The response has been pretty huge. Lots of people got easily excited about the project: a cheap computer that does 80% of what you usually do on the internet. It won't help on making me blog more often or actually write emails to my friends, but it certainly would be a great piece of technology. People can see it, but they can't really see the actual complexity of the problem. You find comments like:

"College student will help with writing the marketing aspect." - huh?

"Wow, this sounds like an awesome idea. I’d love to contribute in some way, I have lots of education contacts and some limited coding expertise. Maybe my biggest asset is enthusiasm and time? Contact me if I can help."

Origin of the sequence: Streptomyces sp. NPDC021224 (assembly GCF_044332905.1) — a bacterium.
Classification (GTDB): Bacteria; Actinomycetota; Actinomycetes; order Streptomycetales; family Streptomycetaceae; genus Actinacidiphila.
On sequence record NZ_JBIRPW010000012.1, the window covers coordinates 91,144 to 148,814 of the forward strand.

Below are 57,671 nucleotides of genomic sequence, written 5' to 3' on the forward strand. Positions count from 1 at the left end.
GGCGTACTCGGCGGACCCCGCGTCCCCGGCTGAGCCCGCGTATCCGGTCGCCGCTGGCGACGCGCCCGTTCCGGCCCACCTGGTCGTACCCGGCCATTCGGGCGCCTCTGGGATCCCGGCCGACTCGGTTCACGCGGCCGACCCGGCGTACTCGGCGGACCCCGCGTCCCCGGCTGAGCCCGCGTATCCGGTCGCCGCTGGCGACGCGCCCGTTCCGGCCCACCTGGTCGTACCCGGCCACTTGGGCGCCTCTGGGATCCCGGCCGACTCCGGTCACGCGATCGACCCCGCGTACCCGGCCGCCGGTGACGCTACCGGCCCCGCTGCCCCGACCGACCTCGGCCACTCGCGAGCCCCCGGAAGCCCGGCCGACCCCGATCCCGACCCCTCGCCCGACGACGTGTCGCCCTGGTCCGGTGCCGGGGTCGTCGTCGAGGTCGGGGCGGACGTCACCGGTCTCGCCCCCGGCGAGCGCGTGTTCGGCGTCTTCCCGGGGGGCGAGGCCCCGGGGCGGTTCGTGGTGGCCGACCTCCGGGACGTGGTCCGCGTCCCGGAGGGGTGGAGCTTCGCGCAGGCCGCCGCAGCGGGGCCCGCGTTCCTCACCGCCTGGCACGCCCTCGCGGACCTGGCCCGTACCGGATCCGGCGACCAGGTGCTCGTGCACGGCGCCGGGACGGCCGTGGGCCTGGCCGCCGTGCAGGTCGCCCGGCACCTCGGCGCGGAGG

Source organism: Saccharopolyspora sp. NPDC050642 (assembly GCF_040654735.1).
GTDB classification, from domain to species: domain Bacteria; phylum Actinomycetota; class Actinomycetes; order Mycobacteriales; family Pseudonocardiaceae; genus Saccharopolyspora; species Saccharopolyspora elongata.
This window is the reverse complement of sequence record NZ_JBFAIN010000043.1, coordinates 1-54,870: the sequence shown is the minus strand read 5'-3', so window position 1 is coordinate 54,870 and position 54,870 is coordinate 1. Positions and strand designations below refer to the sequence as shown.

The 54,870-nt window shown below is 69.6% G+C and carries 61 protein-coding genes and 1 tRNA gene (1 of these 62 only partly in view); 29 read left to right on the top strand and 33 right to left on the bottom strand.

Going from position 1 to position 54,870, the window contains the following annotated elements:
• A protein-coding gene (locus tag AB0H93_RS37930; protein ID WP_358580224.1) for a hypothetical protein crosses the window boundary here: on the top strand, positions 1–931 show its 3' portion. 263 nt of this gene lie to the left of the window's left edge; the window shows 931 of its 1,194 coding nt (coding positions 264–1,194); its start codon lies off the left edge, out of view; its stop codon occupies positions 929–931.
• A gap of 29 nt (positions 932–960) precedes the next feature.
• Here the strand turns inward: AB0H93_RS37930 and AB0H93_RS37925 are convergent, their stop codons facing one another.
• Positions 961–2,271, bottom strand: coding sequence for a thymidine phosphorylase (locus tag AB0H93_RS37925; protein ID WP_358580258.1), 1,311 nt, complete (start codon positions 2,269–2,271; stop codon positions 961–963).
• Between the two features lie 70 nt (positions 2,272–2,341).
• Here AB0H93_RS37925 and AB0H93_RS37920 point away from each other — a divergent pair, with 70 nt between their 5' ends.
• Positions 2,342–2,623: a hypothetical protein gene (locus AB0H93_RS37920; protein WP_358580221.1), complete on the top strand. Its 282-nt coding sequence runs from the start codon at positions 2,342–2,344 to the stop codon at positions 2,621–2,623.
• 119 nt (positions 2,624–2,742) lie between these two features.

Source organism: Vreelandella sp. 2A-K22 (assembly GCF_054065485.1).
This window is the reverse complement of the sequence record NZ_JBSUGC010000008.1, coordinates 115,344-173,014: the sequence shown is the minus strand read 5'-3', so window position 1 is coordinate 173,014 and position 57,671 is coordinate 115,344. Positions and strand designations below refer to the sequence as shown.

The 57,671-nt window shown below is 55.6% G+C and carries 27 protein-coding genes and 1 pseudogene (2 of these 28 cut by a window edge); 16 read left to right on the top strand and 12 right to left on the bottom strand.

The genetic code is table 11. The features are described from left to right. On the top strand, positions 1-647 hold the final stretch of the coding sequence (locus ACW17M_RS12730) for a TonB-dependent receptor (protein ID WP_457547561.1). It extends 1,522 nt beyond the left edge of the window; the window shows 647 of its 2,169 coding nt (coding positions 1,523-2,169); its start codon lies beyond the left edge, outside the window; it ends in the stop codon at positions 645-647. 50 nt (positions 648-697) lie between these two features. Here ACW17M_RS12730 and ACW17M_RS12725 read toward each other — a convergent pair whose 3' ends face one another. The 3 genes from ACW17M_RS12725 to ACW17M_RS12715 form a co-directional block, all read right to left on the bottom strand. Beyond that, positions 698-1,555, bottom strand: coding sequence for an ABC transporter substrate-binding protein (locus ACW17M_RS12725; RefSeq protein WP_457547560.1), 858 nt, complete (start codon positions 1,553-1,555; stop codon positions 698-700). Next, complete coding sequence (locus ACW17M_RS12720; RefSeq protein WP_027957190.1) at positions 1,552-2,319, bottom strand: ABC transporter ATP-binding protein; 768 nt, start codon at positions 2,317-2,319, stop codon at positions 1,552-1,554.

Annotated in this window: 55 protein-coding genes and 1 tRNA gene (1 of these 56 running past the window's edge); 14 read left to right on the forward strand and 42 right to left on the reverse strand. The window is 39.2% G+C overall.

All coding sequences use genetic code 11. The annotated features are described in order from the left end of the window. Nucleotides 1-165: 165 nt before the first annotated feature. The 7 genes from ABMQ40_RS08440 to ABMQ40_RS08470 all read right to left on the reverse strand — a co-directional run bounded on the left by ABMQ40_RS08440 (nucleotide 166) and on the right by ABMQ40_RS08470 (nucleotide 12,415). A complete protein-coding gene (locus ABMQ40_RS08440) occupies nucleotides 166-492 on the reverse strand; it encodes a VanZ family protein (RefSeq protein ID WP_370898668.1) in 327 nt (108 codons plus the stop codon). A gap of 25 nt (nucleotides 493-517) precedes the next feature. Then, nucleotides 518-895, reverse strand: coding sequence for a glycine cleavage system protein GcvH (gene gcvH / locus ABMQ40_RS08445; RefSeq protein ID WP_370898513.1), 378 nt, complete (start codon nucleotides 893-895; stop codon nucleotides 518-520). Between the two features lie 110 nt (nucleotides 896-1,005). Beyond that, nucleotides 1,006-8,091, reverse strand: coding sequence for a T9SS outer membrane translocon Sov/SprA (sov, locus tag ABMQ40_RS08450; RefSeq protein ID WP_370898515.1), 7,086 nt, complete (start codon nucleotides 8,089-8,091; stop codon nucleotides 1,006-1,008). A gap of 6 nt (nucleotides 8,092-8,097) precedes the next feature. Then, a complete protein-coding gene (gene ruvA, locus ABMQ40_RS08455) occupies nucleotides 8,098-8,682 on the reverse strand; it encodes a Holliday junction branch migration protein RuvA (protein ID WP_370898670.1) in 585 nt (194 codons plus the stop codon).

"Finally! I can help promote this in and bring it to Canada. Let me know if you’re interested - I am!"

"I would be happy to contribute my companies resources and expertise to the project." - and this guy has a web hosting company

There are too many other hilarious things to quote.

Sunday, July 20, 2008

Odd watch brand

Those are things that I find out because part of my work is to look at the items that are part of the Amazon's catalog:

01 The One

Definitely a geeky watch brand, but a non-geeky website. Odd combination.

Thursday, July 17, 2008

Show me your ads and...